Did you miss anything from the last week in esports? Swamped with work or school? Still hungover (or sugar-crashed) from the Halloween partying? VPEsports’ Stories from the Week brings you all the biggest headlines you might have missed.
A veteran of the scene, He “Inflame” Yongzheng hasn’t had a good time recently. Between Newbee’s terrible year and the launch of WoW Classic, where he did pretty well, Inflame hasn’t been playing a lot of good Dota. But he’s back now. After standing in for CDEC here and there, on Nov. 7, it’s been finally confirmed that Inflame will take to the offlane at CDEC Gaming.
The recent changes to Team Secret saw Lasse “Matumbaman” Urpalainen come to replace one of the staples of the EU powerhouse, Yeik “MidOne” Nai Zheng. In an in-depth article, we look at the legacy MidOne left at Team Secret, as he moves on to new ventures.
We all new this NA stack would not have gone org-less for long. Even though they’re missing Syed “SumaiL” Hassan, the Quincy Crew still has overwhelming talent on its roster between Yawar “YawaR” Hassan, Quinn “CCnC” Callahan, Arif “MSS” Anwar, and Avery “SVG” Silverman.
The stack has now been signed by Chaos Esports Club, who will be looking to repair their poor 2019 showing and shoot for some actual trophies in the coming season.
After publicly expressing his discontent with the previous compLexity CS:GO roster and their poor performance at the Berlin Major, coL CEO Jason Lake said he will be rebuilding into a new super team. And now, it’s finalized.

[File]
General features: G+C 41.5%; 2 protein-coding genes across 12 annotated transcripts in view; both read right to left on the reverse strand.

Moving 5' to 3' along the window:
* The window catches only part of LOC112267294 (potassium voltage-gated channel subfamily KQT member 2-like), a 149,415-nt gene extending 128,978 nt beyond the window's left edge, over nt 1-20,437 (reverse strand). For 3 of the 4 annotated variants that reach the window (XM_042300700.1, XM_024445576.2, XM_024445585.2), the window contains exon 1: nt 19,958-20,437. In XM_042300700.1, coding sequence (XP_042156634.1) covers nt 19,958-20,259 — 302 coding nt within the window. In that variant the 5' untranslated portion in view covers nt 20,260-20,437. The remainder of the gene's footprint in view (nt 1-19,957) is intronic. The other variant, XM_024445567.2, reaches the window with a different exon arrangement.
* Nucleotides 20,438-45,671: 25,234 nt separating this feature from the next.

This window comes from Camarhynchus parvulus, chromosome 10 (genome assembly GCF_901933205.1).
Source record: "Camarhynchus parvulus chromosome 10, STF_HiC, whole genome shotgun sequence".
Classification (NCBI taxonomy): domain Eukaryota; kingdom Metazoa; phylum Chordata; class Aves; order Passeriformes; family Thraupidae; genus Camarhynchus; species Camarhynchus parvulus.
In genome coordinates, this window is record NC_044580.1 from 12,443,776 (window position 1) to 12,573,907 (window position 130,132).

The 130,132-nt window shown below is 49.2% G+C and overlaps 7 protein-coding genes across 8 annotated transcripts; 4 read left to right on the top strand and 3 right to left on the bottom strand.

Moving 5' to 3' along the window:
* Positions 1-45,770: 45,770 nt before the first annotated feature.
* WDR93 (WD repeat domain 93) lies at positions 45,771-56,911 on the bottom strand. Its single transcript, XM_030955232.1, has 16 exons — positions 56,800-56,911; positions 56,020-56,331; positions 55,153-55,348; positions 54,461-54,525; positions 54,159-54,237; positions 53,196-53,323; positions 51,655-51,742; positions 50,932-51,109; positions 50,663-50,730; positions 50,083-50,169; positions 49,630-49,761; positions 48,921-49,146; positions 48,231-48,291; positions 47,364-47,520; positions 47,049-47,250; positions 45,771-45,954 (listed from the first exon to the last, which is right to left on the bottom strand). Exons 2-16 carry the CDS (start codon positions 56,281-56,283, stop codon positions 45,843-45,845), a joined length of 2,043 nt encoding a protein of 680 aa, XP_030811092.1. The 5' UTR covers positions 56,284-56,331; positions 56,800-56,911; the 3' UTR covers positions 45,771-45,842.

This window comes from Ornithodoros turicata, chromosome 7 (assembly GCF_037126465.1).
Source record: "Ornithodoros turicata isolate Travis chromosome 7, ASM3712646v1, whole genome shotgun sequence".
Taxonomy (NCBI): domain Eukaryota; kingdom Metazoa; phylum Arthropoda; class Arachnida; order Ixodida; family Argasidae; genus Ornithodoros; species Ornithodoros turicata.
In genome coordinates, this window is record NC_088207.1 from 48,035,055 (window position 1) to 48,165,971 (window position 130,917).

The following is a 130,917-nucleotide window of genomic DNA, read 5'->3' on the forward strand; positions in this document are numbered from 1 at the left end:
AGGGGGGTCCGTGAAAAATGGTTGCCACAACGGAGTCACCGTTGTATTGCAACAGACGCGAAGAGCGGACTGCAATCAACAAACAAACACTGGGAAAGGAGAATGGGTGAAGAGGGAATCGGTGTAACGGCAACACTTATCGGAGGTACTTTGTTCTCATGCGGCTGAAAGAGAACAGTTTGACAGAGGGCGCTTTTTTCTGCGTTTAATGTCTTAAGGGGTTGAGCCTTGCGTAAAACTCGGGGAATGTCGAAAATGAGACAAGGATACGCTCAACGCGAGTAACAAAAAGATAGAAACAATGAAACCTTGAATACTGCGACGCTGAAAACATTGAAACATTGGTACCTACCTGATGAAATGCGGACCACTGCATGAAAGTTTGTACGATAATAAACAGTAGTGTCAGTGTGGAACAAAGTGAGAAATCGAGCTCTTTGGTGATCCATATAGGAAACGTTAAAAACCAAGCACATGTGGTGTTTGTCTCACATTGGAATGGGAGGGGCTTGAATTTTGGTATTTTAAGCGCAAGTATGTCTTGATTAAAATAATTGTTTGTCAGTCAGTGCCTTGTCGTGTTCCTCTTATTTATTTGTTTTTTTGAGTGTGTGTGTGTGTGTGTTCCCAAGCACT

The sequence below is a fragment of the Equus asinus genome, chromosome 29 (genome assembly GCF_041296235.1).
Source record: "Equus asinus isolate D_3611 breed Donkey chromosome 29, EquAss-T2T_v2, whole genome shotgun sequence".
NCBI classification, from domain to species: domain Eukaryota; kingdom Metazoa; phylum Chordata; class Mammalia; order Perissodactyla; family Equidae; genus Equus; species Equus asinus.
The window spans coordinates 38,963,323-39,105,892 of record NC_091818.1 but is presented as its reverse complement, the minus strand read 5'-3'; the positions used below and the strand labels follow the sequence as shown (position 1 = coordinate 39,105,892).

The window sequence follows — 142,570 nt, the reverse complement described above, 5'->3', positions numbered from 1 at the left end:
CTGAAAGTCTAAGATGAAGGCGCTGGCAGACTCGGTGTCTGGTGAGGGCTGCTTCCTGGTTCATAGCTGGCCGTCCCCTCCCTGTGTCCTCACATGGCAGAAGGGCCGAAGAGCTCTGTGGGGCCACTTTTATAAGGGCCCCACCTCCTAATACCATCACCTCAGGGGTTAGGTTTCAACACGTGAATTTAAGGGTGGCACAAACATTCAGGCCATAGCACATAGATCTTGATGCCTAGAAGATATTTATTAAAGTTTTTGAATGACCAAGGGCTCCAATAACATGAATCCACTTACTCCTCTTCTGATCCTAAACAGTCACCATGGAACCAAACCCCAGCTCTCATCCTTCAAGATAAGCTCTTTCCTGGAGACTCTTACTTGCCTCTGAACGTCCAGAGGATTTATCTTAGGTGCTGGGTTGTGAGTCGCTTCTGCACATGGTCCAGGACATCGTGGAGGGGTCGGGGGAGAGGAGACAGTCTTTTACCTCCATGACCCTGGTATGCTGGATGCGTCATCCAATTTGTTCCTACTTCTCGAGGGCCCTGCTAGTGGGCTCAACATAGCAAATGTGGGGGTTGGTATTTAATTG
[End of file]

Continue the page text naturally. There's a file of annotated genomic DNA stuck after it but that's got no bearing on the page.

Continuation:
Kristian “k0nfig” Wienecke (ex-OpTic) and Valentin “poizon” Vasilev (ex-Windigo Gaming) are the last two pieces to coL’s CS:GO roster. With experience at the helm in William “RUSH” Wierzba, the stack looks strong enough to make a promising debut.
The semifinal match between G2 and SKT at Worlds 2019 will be talked about for a long time. G2 pulled off a 3-1 victory to make the finals over the LCK favorites, but according to some, it wasn’t because they played perfectly.
LEC analyst Vedius explained on stream how G2 were able to beat SKT, despite the latter playing better in his opinion — a controversial take which sparked massive discussion on community boards.
If you’re a Chinese gamer younger than 18, your long gaming nights and frivolous weekends will be over. The Chinese government is looking to pass a law, which restricts how much minors in the country can play online games, limiting it to just 90 minutes on weekday and three hours on weekends.
The law is meant to find the growing gaming addiction in the country, which is getting more and more out of control with parents often too busy with commuting to work to police their child’s gaming habits.